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Apple and Google have too much power over phones and action is needed, UK watchdog says

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Handset and match: The CMA said Apple and Google have a ‘stranglehold’ over the phone market  (Getty Images)
Handset and match: The CMA said Apple and Google have a ‘stranglehold’ over the phone market (Getty Images)

Apple and Google have too much power over the phone market and action is needed to stop them taking over even more, the UK’s Competition and Markets Authority has said.

The watchdog is seeking ways to address the company’s “duopoly” amid fear that the two could become even more dominant, it announced as it published a final report into the two companies after a year of research.

The CMA said that the two companies have a “stranglehold” on the market that is limiting people’s choice, it said. It pointed to the way that they are able to use their ecosystems to promote their own services, pushing out other options.

In particular, it pointed to mobile browsers and cloud gaming as three ways it claimed the companies have been able to use their dominance to unfairly shut out competitors.

Apple, for instance, bans alternatives to its own browsing engine on its phones, making it much harder for other apps to distinguish themselves from the in-built Safari browser. And it has also blocked cloud gaming apps from the App Store, which the CMA said will prevent the sector from growing and means customers risk missing out on the full benefits of the technology.

The CMA also launched an investigation into Google’s Play Store, and how it is able to set conditions on how customers can make in-app purchases. It already has a similar investigation running into Apple’s practices, which began in March 2021.

It said that some responses will require political changes, and identified them in its report. But the CMA will be looking at more immediate ways of addressing the situation using the powers it already has, it said.

“When it comes to how people use mobile phones, Apple and Google hold all the cards,” said Andrea Coscelli, chief executive of the CMA. “As good as many of their services and products are, their strong grip on mobile ecosystems allows them to shut out competitors, holding back the British tech sector and limiting choice.

“We all rely on browsers to use the internet on our phones, and the engines that make them work have a huge bearing on what we can see and do. Right now, choice in this space is severely limited and that has real impacts – preventing innovation and reducing competition from web apps. We need to give innovative tech firms, many of which are ambitious start-ups, a fair chance to compete.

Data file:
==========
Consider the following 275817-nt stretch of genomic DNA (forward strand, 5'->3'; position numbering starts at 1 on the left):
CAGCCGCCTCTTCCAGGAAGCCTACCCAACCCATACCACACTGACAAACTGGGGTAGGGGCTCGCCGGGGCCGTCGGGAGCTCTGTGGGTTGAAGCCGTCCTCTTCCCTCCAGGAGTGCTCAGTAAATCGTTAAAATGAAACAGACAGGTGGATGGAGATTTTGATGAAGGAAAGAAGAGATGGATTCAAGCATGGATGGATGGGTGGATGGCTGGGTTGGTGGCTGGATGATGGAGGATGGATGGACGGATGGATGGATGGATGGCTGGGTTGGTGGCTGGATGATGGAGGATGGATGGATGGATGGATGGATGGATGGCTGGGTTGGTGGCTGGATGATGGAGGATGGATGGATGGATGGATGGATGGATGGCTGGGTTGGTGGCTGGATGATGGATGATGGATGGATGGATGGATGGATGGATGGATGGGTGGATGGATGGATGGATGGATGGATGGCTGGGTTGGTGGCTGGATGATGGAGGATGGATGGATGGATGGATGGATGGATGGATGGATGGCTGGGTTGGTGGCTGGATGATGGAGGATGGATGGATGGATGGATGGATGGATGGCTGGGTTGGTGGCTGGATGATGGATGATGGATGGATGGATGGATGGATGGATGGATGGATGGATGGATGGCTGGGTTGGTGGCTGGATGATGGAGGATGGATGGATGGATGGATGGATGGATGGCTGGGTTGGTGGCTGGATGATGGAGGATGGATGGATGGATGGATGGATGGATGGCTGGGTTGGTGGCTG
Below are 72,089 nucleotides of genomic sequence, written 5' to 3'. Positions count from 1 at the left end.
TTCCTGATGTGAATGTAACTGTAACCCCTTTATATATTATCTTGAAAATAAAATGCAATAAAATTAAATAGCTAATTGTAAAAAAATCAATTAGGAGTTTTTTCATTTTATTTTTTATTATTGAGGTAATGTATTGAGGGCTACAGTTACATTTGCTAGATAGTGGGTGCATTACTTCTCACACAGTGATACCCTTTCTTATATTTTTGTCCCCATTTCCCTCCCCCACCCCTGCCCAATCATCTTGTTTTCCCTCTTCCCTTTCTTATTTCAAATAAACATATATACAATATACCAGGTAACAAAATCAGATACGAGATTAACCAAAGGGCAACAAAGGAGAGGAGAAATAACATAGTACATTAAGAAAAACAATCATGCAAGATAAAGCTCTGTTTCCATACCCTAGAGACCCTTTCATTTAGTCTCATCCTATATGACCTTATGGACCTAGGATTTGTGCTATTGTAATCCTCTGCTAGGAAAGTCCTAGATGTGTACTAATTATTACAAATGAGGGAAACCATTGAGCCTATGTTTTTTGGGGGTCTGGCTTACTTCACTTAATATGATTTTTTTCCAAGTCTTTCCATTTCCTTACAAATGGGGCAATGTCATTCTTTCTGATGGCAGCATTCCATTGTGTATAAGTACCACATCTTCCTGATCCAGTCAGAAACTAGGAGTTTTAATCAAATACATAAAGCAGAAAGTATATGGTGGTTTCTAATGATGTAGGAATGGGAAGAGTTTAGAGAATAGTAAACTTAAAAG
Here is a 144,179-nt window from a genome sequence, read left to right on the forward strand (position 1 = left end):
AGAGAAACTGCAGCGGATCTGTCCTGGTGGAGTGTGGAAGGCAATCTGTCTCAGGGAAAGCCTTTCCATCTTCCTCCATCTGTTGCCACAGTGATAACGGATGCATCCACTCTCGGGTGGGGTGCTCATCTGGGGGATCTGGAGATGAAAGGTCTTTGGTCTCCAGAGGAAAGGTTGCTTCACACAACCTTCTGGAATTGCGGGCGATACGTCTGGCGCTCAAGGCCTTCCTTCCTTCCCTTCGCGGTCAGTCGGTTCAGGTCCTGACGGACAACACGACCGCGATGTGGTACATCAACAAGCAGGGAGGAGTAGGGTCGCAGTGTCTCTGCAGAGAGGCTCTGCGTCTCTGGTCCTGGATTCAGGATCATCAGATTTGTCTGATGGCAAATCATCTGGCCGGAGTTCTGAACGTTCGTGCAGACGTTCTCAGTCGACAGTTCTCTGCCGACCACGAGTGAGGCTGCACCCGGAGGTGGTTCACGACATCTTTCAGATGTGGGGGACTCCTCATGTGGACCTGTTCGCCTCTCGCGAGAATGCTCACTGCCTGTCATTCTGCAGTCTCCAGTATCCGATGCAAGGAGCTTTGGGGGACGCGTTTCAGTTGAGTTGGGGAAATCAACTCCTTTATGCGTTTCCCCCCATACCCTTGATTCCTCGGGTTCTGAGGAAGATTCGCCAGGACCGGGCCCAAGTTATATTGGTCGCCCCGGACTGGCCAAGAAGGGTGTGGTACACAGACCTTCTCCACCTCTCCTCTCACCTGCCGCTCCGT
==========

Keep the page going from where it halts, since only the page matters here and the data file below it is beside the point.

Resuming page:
“We have always been clear that we will maximise the use of our current tools while we await legislation for the new digital regime. Today’s announcements – alongside the eight cases currently open against major players in the tech industry, ranging from tackling fake reviews to addressing problems in online advertising – are proof of that in action.”

Apple said that it “respectfully disagrees” with some of the findings in the report, and that it hoped to convince the CMA that its approach was actually positive for customers.

“We believe in thriving and competitive markets where innovation can flourish. Through the Apple ecosystem we have created a safe and trusted experience users love and a great business opportunity for developers. In the UK alone, the iOS app economy supports hundreds of thousands of jobs and makes it possible for developers big and small to reach customers around the world,” it said. “We respectfully disagree with a number of conclusions reached in the report, which discount our investments in innovation, privacy and user performance – all of which contribute to why users love iPhone and iPad and create a level playing field for small developers to compete on a trusted platform. We will continue to engage constructively with the Competition and Markets Authority to explain how our approach promotes competition and choice, while ensuring consumers’ privacy and security are always protected.”

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